California’s commercial salmon fishery is in trouble and what remains of the fishery is sustained by hatchery-born Chinook salmon from the Sacramento-San Joaquin River system. Several of the hatcheries that produce these fish now truck juveniles directly to the San Francisco Estuary so the fish don’t have to outmigrate through the Central Valley’s rivers and the Sacramento-San Joaquin Delta. The scientists involved in this project are asking the question: Is it possible to stagger hatchery releases over a longer period of time to increase the odds that at least some fish will enter the sea when there is enough food (krill) for them? The hypothesis is that these fish are currently released in large pulses (over a narrow window of time) and that this practice subjects fish to a sort of lottery in which there may or may not be enough food, exacerbating boom-bust cycles in salmon numbers. To test these ideas, researchers are examining hatchery reports of when and where fish are released to compute average release times, variabilities in release times, and recovery rates of different release groups. These statistics are being used to explore relationships between recovery rate and release timing in relation to ecosystem dynamics. Results will be shared with NOAA Southwest Fisheries Science Center, the Pacific Fisheries Management Council, and hatchery managers.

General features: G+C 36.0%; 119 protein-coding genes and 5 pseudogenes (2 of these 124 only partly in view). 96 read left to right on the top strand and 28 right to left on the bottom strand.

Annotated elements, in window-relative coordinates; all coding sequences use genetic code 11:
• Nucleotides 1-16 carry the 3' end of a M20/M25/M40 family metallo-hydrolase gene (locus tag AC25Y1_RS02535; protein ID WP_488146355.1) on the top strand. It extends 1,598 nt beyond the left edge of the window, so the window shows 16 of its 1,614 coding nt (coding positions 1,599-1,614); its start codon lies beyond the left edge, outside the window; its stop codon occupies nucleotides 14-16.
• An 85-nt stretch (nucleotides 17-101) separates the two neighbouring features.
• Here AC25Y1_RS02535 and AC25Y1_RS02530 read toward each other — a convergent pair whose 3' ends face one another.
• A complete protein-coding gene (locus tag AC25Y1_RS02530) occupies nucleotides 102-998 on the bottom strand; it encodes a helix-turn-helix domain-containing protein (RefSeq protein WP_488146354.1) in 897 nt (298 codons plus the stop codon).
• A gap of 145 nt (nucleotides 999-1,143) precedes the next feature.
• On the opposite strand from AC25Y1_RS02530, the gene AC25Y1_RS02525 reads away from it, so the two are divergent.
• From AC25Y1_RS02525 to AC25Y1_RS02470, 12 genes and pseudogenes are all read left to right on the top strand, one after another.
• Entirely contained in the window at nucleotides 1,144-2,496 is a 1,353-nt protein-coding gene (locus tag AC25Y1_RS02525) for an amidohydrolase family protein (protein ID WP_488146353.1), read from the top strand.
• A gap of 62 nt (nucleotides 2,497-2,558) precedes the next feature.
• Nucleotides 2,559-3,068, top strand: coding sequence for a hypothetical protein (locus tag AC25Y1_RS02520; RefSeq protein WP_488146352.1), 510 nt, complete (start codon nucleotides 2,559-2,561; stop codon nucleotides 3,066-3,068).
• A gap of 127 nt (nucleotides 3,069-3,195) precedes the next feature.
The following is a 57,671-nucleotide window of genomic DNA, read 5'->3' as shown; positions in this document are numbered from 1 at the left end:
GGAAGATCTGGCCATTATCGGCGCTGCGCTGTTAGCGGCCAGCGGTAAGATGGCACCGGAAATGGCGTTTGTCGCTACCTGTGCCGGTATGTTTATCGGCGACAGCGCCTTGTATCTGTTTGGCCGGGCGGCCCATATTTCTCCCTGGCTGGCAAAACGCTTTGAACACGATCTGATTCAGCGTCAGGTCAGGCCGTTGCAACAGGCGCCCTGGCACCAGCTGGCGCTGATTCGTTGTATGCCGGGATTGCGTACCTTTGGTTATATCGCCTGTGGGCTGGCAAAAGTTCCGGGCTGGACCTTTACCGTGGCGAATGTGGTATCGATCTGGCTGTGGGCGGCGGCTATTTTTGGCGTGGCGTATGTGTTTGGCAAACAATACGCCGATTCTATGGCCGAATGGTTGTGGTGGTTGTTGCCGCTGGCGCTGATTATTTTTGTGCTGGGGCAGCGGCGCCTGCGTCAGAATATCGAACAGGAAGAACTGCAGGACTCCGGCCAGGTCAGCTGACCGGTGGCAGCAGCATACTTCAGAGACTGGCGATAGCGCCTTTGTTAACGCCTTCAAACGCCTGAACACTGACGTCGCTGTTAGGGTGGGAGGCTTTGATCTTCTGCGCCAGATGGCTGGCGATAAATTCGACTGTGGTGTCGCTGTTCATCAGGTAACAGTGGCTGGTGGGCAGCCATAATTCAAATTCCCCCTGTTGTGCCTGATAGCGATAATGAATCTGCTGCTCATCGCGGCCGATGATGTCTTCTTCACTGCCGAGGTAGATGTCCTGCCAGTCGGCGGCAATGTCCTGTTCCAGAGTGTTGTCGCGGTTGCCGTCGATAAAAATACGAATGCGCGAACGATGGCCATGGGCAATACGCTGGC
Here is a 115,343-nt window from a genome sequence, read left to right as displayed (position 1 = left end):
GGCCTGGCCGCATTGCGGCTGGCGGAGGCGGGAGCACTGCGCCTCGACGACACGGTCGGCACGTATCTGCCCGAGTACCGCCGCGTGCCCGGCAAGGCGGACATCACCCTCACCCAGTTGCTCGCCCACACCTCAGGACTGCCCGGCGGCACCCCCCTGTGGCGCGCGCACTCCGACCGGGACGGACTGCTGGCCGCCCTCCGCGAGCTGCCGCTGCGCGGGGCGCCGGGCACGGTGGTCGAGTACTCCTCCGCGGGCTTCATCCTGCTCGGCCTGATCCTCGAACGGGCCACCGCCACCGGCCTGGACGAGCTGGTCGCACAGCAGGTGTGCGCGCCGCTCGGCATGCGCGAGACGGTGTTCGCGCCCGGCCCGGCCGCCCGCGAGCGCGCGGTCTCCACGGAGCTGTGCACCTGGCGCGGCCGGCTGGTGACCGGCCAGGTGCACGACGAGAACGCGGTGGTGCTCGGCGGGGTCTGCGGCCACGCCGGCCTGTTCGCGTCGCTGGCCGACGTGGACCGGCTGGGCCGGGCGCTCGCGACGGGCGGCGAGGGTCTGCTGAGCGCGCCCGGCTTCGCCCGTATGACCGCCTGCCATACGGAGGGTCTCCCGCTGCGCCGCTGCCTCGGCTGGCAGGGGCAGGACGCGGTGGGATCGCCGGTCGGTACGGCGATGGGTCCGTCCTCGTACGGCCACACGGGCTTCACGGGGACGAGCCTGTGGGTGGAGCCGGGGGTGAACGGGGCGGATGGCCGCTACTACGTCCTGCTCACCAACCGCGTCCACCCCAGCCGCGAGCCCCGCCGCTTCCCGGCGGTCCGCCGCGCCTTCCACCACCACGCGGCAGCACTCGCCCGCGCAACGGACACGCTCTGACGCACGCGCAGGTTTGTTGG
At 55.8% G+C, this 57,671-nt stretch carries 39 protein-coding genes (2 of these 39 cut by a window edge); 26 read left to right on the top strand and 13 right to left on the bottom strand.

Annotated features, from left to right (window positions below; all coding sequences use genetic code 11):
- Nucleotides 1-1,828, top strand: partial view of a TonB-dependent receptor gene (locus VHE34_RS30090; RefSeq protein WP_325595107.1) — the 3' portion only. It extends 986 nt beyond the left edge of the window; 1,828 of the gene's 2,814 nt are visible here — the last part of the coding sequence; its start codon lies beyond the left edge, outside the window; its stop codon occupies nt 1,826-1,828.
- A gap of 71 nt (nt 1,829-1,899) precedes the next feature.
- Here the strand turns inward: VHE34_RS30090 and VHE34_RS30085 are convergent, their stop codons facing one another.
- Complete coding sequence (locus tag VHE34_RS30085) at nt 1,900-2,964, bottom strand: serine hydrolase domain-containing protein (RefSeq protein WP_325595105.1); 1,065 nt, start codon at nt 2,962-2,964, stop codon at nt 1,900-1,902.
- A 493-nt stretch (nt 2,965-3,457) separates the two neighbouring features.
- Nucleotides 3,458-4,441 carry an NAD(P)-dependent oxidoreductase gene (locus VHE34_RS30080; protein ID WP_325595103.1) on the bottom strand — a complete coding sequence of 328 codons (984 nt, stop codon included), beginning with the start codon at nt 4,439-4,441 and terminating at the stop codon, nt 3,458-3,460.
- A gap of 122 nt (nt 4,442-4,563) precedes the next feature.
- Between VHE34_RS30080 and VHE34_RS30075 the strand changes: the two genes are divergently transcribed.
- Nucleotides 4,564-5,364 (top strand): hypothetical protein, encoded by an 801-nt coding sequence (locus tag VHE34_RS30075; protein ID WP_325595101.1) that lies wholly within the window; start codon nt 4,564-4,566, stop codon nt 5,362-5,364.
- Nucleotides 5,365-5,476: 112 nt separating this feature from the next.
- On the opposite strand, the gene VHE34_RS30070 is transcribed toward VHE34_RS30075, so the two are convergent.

Match-Mismatch in the Timing of Hatchery Chinook Salmon Releases and Favorable Ocean Conditions